Federal Rule of Evidence 407 provides that
When, after an injury or harm allegedly caused by an event, measures are taken that, if taken previously, would have made the injury or harm less likely to occur, evidence of the subsequent measures is not admissible to prove negligence, culpable conduct, a defect in a product, a defect in a product's design, or a need for a warning or instruction. This rule does not require the exclusion of evidence of subsequent measures when offered for another purpose, such as proving ownership, control, or feasibility of precautionary measures, if controverted, or impeachment.
Usually, this rule applies when an instrumentality causes an injury and the defendant subsequently makes the instrumentality safer. For instance, if a patron falls on the front steps at a restaurant, evidence that the restaurant subsequent changed the lighting or added a handrail to the steps would be inadmissible under the rule. And if a child chokes on a toy, evidence that the manufacturer subsequently made the toy bigger would be inadmissible under the rule. As the recent opinion of the United States District Court for the Southern District of New York in Hamilton v. City of New York, 2009 WL 2973007 (S.D.N.Y. 2009), makes clear, however, the rule also applies to changes to allegedly discriminatory hiring practices.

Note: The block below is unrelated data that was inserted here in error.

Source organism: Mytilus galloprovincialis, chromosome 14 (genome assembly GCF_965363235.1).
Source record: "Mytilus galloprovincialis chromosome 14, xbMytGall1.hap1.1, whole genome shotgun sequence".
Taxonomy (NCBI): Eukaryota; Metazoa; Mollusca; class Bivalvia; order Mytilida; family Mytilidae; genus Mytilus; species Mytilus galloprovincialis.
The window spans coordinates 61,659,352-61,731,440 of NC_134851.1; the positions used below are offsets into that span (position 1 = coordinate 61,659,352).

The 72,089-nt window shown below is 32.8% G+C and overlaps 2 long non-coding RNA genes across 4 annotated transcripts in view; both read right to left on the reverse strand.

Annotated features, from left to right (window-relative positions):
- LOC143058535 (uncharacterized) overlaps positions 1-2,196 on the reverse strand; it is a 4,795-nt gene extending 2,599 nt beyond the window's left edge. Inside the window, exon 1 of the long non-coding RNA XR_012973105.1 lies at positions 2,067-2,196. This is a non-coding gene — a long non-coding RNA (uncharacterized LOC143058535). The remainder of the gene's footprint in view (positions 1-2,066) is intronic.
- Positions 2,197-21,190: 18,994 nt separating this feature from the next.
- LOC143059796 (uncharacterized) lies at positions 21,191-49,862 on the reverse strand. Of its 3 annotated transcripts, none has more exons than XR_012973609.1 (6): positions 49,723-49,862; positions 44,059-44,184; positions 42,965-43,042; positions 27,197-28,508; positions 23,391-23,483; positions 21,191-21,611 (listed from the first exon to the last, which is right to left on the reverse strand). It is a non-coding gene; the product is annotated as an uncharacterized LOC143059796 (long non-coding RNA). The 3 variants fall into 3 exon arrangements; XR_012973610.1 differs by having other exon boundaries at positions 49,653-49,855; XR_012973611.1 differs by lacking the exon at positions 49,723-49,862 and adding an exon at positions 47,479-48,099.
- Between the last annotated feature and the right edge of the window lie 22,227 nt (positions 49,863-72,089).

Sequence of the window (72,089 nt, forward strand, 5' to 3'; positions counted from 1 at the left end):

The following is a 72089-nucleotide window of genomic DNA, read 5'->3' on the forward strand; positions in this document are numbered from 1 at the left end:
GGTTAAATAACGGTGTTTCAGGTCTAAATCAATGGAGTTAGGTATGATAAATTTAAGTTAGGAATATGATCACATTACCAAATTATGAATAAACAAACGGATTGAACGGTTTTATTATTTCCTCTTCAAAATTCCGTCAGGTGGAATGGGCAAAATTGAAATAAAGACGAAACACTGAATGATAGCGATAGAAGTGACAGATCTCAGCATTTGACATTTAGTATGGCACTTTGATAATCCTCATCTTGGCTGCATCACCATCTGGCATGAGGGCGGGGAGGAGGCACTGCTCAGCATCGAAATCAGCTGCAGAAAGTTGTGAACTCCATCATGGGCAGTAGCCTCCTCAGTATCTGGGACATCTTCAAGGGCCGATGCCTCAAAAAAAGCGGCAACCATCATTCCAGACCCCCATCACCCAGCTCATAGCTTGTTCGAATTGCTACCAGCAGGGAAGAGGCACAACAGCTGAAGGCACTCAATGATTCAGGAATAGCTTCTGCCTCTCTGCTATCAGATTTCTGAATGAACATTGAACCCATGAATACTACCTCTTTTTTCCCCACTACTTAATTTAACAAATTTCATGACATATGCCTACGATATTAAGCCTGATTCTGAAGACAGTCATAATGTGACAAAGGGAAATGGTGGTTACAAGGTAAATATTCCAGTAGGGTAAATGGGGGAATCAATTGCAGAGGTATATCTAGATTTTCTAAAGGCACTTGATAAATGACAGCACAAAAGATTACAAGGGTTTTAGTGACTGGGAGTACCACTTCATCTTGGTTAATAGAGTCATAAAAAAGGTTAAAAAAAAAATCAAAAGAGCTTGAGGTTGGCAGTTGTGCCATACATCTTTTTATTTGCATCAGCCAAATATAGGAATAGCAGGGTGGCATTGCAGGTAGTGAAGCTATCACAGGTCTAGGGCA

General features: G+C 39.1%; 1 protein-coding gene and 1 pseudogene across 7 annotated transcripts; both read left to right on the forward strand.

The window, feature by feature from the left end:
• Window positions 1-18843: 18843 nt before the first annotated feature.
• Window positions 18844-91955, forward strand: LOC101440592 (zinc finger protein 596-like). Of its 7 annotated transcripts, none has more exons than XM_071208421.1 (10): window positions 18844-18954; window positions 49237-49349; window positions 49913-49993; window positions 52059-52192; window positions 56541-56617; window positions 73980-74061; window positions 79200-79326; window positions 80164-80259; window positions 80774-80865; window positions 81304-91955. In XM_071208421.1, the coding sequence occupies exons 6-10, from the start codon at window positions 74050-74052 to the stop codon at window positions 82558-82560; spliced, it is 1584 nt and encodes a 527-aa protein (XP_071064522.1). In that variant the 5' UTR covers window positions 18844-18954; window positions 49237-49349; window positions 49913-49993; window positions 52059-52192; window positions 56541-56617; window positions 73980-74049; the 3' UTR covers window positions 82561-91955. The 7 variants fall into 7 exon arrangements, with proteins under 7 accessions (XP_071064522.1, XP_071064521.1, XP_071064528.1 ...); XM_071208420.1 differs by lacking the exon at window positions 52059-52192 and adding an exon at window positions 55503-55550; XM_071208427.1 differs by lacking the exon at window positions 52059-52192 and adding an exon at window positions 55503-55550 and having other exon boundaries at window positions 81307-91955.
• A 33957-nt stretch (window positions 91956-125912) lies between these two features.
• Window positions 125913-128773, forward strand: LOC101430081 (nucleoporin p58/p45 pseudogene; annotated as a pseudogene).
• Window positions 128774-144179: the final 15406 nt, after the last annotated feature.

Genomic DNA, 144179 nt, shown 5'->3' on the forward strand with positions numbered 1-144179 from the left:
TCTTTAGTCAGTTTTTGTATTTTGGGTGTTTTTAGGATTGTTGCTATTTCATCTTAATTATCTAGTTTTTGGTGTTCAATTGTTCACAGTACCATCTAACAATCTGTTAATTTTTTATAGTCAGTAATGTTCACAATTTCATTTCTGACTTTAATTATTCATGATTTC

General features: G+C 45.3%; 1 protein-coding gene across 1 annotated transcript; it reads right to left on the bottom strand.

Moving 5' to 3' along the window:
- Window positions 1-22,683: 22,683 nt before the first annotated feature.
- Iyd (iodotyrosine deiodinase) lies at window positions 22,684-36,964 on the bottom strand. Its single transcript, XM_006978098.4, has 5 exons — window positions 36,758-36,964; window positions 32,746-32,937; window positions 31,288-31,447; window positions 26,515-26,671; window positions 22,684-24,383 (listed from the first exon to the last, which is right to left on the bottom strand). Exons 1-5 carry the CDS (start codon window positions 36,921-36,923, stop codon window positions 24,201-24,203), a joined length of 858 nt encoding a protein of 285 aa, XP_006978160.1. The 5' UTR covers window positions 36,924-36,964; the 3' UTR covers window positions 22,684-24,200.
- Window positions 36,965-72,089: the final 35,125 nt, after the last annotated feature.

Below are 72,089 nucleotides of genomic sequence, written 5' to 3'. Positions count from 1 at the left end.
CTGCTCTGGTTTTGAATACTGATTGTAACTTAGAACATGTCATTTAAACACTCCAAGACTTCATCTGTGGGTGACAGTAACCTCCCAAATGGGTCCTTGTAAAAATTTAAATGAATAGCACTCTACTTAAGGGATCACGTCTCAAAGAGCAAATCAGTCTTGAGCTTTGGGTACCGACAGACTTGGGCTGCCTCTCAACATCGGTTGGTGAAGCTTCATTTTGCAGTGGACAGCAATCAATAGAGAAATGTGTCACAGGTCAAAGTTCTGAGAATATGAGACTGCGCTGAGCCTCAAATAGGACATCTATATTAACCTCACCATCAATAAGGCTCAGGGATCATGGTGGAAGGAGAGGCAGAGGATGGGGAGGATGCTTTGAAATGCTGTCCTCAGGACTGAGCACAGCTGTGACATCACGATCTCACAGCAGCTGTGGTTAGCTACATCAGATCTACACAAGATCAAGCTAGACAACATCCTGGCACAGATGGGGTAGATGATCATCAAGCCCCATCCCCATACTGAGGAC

Friday, September 18, 2009
Recently, in People ex rel. M.M., Jr. v. M.M., 2009 WL 2917036 (Colo. 2009), the Colrado Supreme Court denied a petition for writ of certiorari from People ex rel. M.M., Jr., 2009 WL 1012910(Colo.App. 2009), but a dissenting justice would have granted cert on, inter alia, the following issue:
Whether the court of appeals incorrectly applied Colorado Rule of Evidence 703 in holding that expert testimony about opinions based in part upon the results of polygraph examinations should not be admitted.
This seemed interestingto me, so I went back to the opinion of the Colorado Court of Appeals, Division III, and I'm think that I disagree with the Court of Appeals' reasoning.
Thursday, September 17, 2009
[a] statement is not hearsay if...[t]he declarant testifies at the trial or hearing and is subject to cross-examination concerning the statement, and the statement is...consistent with the declarant's testimony and is offered to rebut an express or implied charge against the declarant of recent fabrication or improper influence or motive.
And the recent opinion of the Arizona Court of Appeals, Division 2 in State v. Georgatos, 2009 WL 2883059 (Ariz.App. Div. 2 2009), provides a good example of when the rule applies.
Wednesday, September 16, 2009
My New Essay: Crossing Over: Why Attorneys (And Judges) Should Not Be Able To Cross-Examine Witnesses Regarding Their Immigration Statuses For Impeachment Purposes